For three consecutive, delirious mornings, Loaner and I meet in our secret place. First, of course, conditions must be exactly right: not only no other cats near, but far away and out of sight.
She runs ahead of me and goes through the boxwoods to the lawn. I flop down and she gets aboard and pounds and kneads me happily. It is always my left shoulder she leans against while I sing and talk to her. Her eyes in the pretty face gleam and she chirrups during our session, so different from her aloofness when she is in the house—the place contaminated by interlopers.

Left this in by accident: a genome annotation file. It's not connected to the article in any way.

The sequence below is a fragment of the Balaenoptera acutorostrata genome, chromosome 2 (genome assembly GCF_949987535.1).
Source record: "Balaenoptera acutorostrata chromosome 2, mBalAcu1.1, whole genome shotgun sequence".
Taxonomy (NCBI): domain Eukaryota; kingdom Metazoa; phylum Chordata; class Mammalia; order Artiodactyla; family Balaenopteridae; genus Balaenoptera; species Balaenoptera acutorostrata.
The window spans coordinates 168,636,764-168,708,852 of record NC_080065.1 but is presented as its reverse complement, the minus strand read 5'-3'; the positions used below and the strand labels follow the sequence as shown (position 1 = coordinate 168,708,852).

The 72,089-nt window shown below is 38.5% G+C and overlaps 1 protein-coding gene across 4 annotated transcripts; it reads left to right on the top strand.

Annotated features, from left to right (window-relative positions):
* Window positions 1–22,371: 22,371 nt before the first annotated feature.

Meanwhile, my robe is being soaked through by heavy dew right to the skin. I shiver, and sneeze.
Next morning, when conditions are right for us once more, I fetch a flat box from the garage and head for our place. Loaner hangs back, apparently suspicious of the box. Why am I carrying it? Do I plan to put her in the box? As I move onto the grass Loaner is nowhere beside me, but looking around I notice her ears pointing above the ground ivy at the head of the lawn as she peers at me through it. I drop the box on the grass and sit down on it.
Aha! She sees the purpose of the box, and comes running to join me.
On the third morning she runs ahead as before, then when I drop the box she sprawls all over it and looks up at me. Do cats laugh? I know they do.